Surprisingly, the Samsung Galaxy S4 manages to fit its 5 inch display into a chassis that’s the same height, and even slightly narrower and thinner than the S3.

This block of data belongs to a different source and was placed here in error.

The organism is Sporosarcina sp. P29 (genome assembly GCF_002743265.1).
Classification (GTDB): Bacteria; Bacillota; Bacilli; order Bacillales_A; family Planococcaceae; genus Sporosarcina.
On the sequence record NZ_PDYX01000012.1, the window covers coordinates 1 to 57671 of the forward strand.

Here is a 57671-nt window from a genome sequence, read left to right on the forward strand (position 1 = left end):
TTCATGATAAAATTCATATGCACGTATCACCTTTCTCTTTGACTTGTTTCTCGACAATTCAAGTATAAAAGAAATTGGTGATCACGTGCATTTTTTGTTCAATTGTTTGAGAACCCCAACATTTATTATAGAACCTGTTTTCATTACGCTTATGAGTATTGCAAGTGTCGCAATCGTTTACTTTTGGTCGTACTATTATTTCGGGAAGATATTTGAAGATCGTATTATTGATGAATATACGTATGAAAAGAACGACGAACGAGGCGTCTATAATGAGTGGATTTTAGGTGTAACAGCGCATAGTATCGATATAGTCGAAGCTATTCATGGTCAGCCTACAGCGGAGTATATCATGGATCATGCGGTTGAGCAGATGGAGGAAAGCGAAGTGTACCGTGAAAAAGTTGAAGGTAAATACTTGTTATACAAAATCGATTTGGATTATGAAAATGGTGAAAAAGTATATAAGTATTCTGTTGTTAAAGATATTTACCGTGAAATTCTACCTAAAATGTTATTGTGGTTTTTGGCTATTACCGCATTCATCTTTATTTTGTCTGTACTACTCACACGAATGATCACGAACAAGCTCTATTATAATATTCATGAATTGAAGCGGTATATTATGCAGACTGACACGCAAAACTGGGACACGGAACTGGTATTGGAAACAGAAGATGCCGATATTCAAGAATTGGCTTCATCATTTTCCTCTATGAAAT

It’s also about 3g lighter. Just like the Samsung Galaxy S3, The Samsung Galaxy S4 has a rounded polycarbonate plastic chassis. So it won’t compete against the glass-bodied Xperia Z, Or the metal HTC One in terms of premium build quality. Still, keeping a similar polycarbonate build to the Samsung Galaxy S3, Means that the Galaxy S4 can continue to offer features like a swappable battery, While of course remaining very lightweight. There are improvements to the S4’s design though. I think the overall look is better compared to the S3. And I find that it’s slimness makes it much more comfortable to hold in the hand. One factor that contributes to this slimness, Is the Corning Gorilla Glass 3 on the front. This is Corning’s toughest and thinnest Gorilla Glass yet. I can hold the S4 comfortably in one hand for long periods of time, But it does have a 5 inch display, So I end up needing both hands to actually use the phone. The black phone I have here tends to pick up finger print smudges quickly, But it’s easily cleaned off with a cloth. The position of ports and buttons hasn’t changed much. Above the display, There’s the earpiece, With light and proximity sensors beside it. There’s a third sensor in this group that helps Samsung Galaxy S4’s air gestures work. In the top right there’s the 2 megapixel front camera, And all the way in the top left there’s an LED indicator. Below the display is the prominent home button. And on either side of that are the capacitive menu and back keys. Double-tapping the home button launches S-voice, And long-pressing it takes you to the task manager. Long pressing the menu key launches Google Now. The power button is on the right hand side. And on a large phone, I prefer it here rather than at the top. On the left there’s the volume rocker. This doubles as a camera shutter key when you’re taking photos. On the bottom of the phone, There’s the microUSB data and charging port, And the primary microphone. On the top, There’s the 3.5mm headphone jack and a secondary microphone. You’ll also find an infra-red emitter here. And this, along with the pre-installed ‘Watch On’ app turns the S4 into a universal remote for your TV and other devices. On the back of the phone, There’s the 13 megapixel camera with an LED flash below it. And the speaker is right at the bottom. You can remove the back cover and swap the 2600 mAh battery inside. The microSIM and microSD card slots are also here. The Samsung Galaxy S4 has a full HD, super-AMOLED display. While it has a similar PenTile matrix arrangement to the one in the Samsung Galaxy Galaxy S3, Don’t jump to conclusions about pixellation just yet. Because the S4’s 5 inch display has a 1080p resolution and 441ppi pixel density. So spotting any sort of blurriness, with the naked eye, Is virtually impossible. To give you a better idea of how the S4’s display looks, I’ve run it through some tests. This is for outdoor visibility. All the displays are at maximum brightness. It was a little overcast that day, with normal sunlight. And you can see screen visibility is fairly okay. I wasn’t able to do any bright sunlight tests, Because the sun’s been playing peekaboo with me for a while now. But I’ll catch it before my S4 vs HTC One comparison video, And you’ll see there how the S4’s display performs in direct sunlight. Let’s have a look at colour accuracy, indoors. And again all the displays are at maximum brightness, And the S4 display is on its default ‘standard’ setting. The Samsung Galaxy S4 is showing a nice, deep colour, But what really stands out is it’s good screen contrast. An issue with the S3’s AMOLED display was oversaturated greens. It’s good to see that the S4’s display doesn’t have that problem. Samsung’s really improved their AMOLED display this time round. In most of these shots it’s on par with the LCD displays. And in images like this, I feel the Samsung Galaxy S4 shows slightly richer colours. I like how the S4’s not oversaturating in dark areas, So detail is still kept in the picture. If anything, the white clouds on the S4 are showing a very slight bluish tint, But it’s definitely not bad. Now, this is reading outdoors. Again it’s not a very bright day. Even then the words on the Samsung Galaxy S4’s display aren’t standing out very well. I’d have liked a bit more contrast on it. I’ll do another sunny day test in my upcoming HTC One comparison video. Reading indoors is better. The S4 has the highest ppi display of all these three phones, But text is equally clear on them. The extra ppi isn’t making a huge difference when it comes to normal reading. The S4 has four different screen modes. ‘Standard’ is the default. Saturation decreases as you go down the list. The image tends to become a bit more greyer by the time you reach ‘Movie’ mode. Exynos 5 Octa or the Snapdragon 600 quad-core? The Samsung Galaxy S4 comes in two processor flavours. But a quick word about the octa-core. This is actually an arrangement of two groups of quad-cores. The faster 1.6 GHz quad-core group, And the slower 1.2 GHz quad-core group. At any given time, only one of these groups is active. Which one depends on whether the phone needs maximum performance or maximum power efficiency. The S4 model I have here has the Snapdragon 600 chipset. And its four cores have a clock speed of 1.9 GHz with 2GB RAM. This is the processor you’ll find in the North American and international LTE versions. It’s also the same processor in the HTC One, Only clocked at a higher speed. Because of that, The Samsung Galaxy S4 edged past other phones in most benchmark tests. So far in my everyday use the S4 hasn’t disappointed. It glides through tasks and swiping through screens. The browser is responsive, And zooming in on text was smooth. 3D graphic games played well. There was no lag at all. The S4 is 4G-LTE enabled, With bluetooth and dual-band wifi. There’s NFC with Android Beam, And S-Beam, Samsung’s version of that. The microUSB port is MHL- enabled. It allows video output through an MHL-to-HDMI adaptor. It also supports USB-on-the-go. GPS has assisted-GPS and GLONASS support. And with the quick use I’ve made of it so far, I found it to be reliable. Compared to the Nexus 4, It manages to latch on to more of the satellites it sees. The Galaxy S4 rund Android 4.2, Jelly Bean, Overlaid with Samsung’s Touchwiz interface. Touchwiz seems more integrated with Android 4.2 now, Especially in areas like the notification bar, Where you get the screen of toggles as well as the usual Touchwiz scrolling toggles. Many features on Touchwiz are an upgrade to what came before, Like ‘Smart Stay’ which now includes things like “Smart Rotation’, ‘Smart Pause’, and ‘Smart Scroll’. In this section I want to just show you a couple of new features. The first is Air View. This actually originated on the Note 2 last year. But instead of working with the s-pen, Air View on the S4 works with your finger. You can hover a finger over the screen to see the contents of a webpage magnified, for example. There are five different options for what Air View can do, And these can be turned on or off in the settings. I found that to get Air View to work, You need to hold your finger steady over the display for a few seconds initially. It can detect a finger from about a centimetre and a half above the display. It’ll also work if you’re wearing thin gloves. Air Gesture is a feature that lets you scroll through webpages, Or browse through photos among other things, All with a wave of your hand. When it’s enabled, a hand icon appears at the top. The sensor for Air Gesture is next to the earpiece grille above the display. I found it could detect my hand from up to 10cm away. I’m not sure how much I’ll use this feature. It also a bit hit and miss, with a mind of its own, jumping around all over the place, no matter which direction I waved my hand. Touchwiz comes loaded with ten bucketfuls and more of features, Many of which you’ll be familiar with if you’ve used Samsung phones before. I’ll cover more of these in future videos. As with the Samsung Galaxy S3 last year, Call reception on the Samsung Galaxy S4 continues to be very good, With no dropped signals. Next thing is in-call quality, And here’s a quote from Oprah Winfrey to give you an idea of that. You’ve got to follow your passion. You’ve got to figure out what it is you love — who you really are, And have the courage to do that. I believe that the only courage anybody ever needs is the courage to follow their own dreams. Now have a listen to the speaker quality. And as usual I’ve recorded these one meter from the phones. (Music) The S4 plays the treble and some mid-tones quite well, But it’s lacking in bass. The music sounds a bit more tinny because of that. I don’t think listening through the speaker is the best way to enjoy music on the phone. The S4 comes with redesigned earphones. The earbuds are small enough now that they sit in my ears comfortably, And the cord is slim and flat, So tangle-free. The sound is said to be more balanced, With deep bass and high-resolution treble. And compared to the Samsung Galaxy S3’s earphones, they do sound much better. But they’re not a match for more expensive brands. And from my tests, the earphones bundled with the HTC One produced better bass. The Samsung Galaxy S4’s main camera has been bumped up to 13 MP, While the front camera is now 2 MP. The front camera can record 1080p video at 30 fps, And that’s what you’re seeing now. On the user interface, You get both the video and photo shutter buttons. The mode button sits below these, And it shows the different shooting modes like sound and shot, and drama. The arrow at the bottom calls up different colour effects. One shooting mode I found useful was ‘Double Shot’. This captures a photo or video using both the front and rear cameras together, With one camera’s image embedded in a small frame within the other. So now you no longer need to trust a total stranger with your phone, Just because you want to get your face into your own shot. Let’s take a look at actual image quality now. This is the sort of day I’ve been having here lately. But thankfully it’s not quite as dark as the S4’s showing. Still it’s wet, and cloudy, and miserable. Not a great day to be out and about capturing video, Unless you’re a duck of course. It’s actually party time for them here. You know… spring, nests, eggs. The colourful ones are the guys, And they’re all busy chasing lady tails. Now say hello to my neighbours. A rather well-fed bunch. Look at those coats. Cold?… what cold? All you need is a shot of green green grass. Bliss! Okay back indoors. I’m fed up of being rained on. This is a nice dark corner I scouted out just for this video. But if you were to believe the S4 you’d think I was in the broom cupboard. I’m not. Phone cameras on the whole don’t tend to pick up enough light in dim conditions. Red heart circle Here we are in a better lit place. Nice and overexposed from the S4. So now it decides to pick up the light. Three red hearts The Samsung Galaxy S4 is overexposing the colours again. But you know, I quite like it here. If only those heart were actually that read. Wood dragon Trouble is wood doesn’t look that good when its overexposed. My fierce little dragon’s lost all its glow. Macro mode The focus on macro mode is good. I was able to get quite close before everything started to get blurry. Night flash photos I have to say the Samsung Galaxy S4’s flash is excellent. You can light up a totally dark night with it. And these pictures were taken in total darkness. The Samsung Galaxy S4’s picture is the sharpest of the three, Though it has more noise. It’s picked up colours more accurately too. And here’s a video taken with the flash on. I’ve only had time to cover the most important camera comparisons here. I’ll be looking at a few more of the Samsung Galaxy S4’s camera features in my upcoming HTC One vs Samsung Galaxy S4 video. The Samsung Galaxy S4 has a 2600 mAh battery. With a day of near constant use, Including watching movies, browsing, and playing games, I got ten hours and forty one minutes out of a full charge. And my screen-on time was 5 hours and 14 minutes. These are some ten minute battery usage figures for common tasks to give you a better comparison. Everything was done at 50 percent brightness, With all connections turned off. Even with the larger 5 inch screen to power, The Samsung Galaxy S4’s battery figures outdo the Samsung Galaxy S3’s. Gaming was the one area where the Samsung Galaxy S4 used more power, But that’s most likely due to the faster processor, and not just the display. You can compare the Samsung Galaxy S4’s figures there. In many ways the Samsung Galaxy S4 is a big upgrade to the Samsung Galaxy S3, But because the form factor still looks very much the same, It’s easy to forget that some major changes have been made. Specs like the processor, display, and camera are bigger and better. It’s a jump forward from the Samsung Galaxy S3, Not a huge leap though. And to sum up, If you like plenty of software extras to play with, And value a swappable battery, Then the Samsung Galaxy S4 might be the perfect fit for you. But if you’re looking for a more premium build and a simpler interface, Then there’s other choice on the market. And that’s everything for this review.